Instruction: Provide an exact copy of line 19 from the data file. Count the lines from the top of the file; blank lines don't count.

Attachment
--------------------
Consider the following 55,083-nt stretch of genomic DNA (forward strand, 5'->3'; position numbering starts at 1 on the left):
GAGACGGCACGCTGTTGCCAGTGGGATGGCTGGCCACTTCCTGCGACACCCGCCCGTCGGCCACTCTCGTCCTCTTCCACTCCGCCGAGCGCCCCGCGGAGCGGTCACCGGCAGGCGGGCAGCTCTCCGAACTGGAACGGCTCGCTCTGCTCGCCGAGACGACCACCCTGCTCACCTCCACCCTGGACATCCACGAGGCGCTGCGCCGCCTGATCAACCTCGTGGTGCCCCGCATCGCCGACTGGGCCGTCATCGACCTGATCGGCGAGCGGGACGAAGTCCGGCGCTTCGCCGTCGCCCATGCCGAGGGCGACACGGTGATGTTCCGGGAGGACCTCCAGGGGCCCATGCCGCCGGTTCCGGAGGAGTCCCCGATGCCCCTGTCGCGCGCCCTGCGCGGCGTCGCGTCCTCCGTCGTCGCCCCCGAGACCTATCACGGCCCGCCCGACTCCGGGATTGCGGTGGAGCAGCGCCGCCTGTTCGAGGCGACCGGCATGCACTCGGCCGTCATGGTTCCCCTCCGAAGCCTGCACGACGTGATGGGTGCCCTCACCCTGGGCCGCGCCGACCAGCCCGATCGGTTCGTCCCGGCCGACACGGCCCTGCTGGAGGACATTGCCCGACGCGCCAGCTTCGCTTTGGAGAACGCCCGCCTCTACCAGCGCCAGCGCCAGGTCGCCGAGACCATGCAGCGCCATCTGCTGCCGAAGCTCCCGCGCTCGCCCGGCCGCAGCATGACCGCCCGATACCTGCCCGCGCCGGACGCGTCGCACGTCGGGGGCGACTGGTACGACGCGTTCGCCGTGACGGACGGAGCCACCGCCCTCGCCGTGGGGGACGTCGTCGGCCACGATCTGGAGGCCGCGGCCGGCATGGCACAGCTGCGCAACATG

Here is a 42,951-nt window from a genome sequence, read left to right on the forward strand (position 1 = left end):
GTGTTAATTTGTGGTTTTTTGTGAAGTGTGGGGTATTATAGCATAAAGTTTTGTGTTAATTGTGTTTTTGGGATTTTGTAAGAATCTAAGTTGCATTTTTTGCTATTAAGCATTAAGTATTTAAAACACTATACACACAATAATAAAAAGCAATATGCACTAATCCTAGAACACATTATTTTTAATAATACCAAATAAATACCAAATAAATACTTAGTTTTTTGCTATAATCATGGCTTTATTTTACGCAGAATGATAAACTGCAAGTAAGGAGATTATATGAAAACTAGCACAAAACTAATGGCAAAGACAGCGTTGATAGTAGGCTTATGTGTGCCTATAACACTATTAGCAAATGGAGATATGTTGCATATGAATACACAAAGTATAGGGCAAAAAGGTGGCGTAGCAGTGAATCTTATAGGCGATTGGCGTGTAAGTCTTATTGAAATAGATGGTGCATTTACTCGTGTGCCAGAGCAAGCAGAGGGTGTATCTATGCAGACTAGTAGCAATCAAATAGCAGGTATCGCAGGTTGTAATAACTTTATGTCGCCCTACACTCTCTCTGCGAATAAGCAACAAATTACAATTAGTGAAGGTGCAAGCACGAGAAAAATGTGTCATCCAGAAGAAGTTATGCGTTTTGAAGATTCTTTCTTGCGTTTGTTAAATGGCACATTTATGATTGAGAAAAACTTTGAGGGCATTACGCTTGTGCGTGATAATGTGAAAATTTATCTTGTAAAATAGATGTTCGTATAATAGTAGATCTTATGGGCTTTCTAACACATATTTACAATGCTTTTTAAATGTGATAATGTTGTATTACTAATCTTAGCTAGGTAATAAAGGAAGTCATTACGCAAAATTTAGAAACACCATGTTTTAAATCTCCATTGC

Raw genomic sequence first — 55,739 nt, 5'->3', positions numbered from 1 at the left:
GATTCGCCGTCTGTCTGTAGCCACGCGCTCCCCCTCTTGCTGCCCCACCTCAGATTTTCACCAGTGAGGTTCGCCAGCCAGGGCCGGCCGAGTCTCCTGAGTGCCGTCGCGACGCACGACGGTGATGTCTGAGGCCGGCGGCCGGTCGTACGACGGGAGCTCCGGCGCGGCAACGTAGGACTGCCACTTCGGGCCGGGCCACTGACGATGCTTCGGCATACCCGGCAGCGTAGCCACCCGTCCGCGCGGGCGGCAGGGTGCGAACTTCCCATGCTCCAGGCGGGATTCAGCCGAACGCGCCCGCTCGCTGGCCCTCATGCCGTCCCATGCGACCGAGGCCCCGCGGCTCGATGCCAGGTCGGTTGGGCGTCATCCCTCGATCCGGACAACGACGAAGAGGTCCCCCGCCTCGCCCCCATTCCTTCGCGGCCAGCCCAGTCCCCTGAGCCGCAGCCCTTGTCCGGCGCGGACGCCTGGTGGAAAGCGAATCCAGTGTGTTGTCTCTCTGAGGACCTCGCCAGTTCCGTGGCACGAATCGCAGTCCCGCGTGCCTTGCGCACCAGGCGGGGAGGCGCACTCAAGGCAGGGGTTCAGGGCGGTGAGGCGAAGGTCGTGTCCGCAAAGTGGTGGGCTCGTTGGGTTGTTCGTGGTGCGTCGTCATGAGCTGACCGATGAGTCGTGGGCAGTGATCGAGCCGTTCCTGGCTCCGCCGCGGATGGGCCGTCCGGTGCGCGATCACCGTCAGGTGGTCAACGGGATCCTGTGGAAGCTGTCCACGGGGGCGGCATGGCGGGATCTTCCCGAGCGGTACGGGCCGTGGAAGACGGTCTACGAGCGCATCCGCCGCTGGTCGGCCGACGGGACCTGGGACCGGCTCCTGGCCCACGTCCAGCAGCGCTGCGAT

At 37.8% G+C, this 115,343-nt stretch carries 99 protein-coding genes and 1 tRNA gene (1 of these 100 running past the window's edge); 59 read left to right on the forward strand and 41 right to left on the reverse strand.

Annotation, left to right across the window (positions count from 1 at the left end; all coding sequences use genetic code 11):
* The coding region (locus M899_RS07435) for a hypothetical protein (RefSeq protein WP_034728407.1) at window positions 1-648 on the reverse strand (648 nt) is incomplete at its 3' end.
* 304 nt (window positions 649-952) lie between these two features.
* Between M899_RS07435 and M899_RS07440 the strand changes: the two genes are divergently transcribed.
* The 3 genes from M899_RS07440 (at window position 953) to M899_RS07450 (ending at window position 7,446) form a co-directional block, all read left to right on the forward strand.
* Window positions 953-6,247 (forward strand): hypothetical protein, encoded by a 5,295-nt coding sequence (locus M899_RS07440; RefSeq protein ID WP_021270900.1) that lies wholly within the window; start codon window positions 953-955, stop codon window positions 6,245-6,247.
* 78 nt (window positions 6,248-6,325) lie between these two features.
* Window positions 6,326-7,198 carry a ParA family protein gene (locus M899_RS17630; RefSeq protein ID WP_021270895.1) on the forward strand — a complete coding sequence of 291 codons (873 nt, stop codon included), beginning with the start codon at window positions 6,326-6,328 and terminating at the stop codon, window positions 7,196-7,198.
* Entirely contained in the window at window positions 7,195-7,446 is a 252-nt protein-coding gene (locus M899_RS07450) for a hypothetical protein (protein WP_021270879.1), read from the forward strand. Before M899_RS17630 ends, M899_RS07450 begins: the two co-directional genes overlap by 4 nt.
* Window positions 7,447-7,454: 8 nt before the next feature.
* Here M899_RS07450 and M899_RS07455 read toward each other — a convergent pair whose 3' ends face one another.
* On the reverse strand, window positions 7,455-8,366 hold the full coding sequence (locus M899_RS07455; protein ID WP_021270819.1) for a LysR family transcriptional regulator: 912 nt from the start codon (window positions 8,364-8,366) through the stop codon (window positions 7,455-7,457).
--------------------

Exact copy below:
* On the reverse strand, window positions 7,455-8,366 hold the full coding sequence (locus M899_RS07455; protein ID WP_021270819.1) for a LysR family transcriptional regulator: 912 nt from the start codon (window positions 8,364-8,366) through the stop codon (window positions 7,455-7,457).